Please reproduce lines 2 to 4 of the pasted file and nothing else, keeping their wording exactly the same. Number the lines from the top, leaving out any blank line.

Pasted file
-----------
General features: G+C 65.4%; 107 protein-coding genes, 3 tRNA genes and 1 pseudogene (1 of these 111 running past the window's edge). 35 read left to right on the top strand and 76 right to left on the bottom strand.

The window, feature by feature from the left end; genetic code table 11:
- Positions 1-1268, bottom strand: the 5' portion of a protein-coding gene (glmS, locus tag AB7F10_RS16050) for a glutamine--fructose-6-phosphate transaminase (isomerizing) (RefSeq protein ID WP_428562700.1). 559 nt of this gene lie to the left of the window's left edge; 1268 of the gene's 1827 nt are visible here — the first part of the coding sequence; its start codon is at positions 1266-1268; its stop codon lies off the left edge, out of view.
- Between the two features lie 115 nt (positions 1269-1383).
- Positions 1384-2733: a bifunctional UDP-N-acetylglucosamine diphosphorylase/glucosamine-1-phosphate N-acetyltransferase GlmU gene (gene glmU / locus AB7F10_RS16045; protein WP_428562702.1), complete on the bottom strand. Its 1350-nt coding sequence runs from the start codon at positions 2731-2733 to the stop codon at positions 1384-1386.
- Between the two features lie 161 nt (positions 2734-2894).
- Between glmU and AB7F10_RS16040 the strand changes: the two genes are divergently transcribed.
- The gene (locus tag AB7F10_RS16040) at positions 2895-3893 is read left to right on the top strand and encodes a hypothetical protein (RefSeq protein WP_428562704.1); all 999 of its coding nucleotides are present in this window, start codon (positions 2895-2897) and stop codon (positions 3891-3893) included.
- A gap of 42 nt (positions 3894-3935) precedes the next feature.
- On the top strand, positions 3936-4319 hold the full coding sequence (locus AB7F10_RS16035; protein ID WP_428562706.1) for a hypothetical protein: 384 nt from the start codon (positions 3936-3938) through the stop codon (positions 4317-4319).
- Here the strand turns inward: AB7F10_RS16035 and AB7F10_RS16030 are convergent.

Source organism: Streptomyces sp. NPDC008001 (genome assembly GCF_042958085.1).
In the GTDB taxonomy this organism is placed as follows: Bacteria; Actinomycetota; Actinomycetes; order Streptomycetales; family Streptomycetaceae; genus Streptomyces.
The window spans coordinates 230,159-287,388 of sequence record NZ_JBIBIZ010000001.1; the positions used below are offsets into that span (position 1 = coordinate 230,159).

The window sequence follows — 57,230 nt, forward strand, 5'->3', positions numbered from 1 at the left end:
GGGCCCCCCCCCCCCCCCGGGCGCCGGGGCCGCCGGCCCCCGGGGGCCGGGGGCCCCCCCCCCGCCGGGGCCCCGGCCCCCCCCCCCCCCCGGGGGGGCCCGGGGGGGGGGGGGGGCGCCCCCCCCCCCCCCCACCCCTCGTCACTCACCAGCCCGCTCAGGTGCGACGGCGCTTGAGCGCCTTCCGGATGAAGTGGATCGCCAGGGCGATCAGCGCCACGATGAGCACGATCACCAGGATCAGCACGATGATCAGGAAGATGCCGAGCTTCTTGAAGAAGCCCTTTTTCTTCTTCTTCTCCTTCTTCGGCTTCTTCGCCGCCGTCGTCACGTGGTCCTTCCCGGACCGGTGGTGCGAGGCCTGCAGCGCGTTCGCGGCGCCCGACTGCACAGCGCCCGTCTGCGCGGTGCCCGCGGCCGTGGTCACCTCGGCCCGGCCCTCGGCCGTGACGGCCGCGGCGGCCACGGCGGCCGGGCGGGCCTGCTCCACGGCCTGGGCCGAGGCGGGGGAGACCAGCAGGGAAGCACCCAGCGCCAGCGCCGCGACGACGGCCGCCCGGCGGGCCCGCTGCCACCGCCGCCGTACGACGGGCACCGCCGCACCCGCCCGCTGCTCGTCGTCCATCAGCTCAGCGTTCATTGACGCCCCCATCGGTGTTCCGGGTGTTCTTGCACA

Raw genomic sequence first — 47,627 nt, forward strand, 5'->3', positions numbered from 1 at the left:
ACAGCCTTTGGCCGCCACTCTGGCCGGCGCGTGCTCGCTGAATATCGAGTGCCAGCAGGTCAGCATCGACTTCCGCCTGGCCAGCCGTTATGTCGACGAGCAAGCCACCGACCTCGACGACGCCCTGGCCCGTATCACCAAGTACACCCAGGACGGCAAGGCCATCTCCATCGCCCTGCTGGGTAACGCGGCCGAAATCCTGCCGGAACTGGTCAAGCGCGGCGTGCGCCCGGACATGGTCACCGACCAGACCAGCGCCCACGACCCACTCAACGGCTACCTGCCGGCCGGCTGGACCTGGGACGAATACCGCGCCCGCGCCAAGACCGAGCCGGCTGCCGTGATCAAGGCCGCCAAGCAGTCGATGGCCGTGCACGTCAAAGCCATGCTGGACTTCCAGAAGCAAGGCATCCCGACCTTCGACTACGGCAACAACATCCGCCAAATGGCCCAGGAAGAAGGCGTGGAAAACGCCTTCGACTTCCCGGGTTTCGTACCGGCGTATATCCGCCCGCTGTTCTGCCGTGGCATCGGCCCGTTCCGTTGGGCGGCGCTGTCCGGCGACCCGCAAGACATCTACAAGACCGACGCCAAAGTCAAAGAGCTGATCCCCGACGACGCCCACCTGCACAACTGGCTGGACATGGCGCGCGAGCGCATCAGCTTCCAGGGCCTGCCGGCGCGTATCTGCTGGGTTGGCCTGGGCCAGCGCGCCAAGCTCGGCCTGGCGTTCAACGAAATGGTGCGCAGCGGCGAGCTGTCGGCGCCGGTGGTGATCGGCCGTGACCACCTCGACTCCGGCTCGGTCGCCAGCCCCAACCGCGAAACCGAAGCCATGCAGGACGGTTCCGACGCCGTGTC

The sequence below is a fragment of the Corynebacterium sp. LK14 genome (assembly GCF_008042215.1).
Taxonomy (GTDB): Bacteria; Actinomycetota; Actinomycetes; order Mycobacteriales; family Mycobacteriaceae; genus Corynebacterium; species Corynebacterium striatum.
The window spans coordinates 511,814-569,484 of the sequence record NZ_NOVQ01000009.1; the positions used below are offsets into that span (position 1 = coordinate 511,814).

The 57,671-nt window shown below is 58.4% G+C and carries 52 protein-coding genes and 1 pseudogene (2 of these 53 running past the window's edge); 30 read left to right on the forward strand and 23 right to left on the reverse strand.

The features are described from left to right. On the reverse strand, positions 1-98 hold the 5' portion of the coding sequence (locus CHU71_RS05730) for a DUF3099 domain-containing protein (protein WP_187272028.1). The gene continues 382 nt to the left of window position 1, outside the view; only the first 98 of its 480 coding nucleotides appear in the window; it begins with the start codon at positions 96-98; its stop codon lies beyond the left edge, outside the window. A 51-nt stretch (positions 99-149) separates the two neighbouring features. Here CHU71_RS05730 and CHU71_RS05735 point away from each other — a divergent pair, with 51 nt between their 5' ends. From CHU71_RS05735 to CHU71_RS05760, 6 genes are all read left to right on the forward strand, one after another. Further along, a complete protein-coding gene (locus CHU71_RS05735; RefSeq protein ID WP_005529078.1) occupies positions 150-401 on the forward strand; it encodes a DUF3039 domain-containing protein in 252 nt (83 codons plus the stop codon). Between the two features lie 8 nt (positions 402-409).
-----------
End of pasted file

The window, feature by feature from the left end; genetic code table 11:
- Positions 1-1268, bottom strand: the 5' portion of a protein-coding gene (glmS, locus tag AB7F10_RS16050) for a glutamine--fructose-6-phosphate transaminase (isomerizing) (RefSeq protein ID WP_428562700.1). 559 nt of this gene lie to the left of the window's left edge; 1268 of the gene's 1827 nt are visible here — the first part of the coding sequence; its start codon is at positions 1266-1268; its stop codon lies off the left edge, out of view.
- Between the two features lie 115 nt (positions 1269-1383).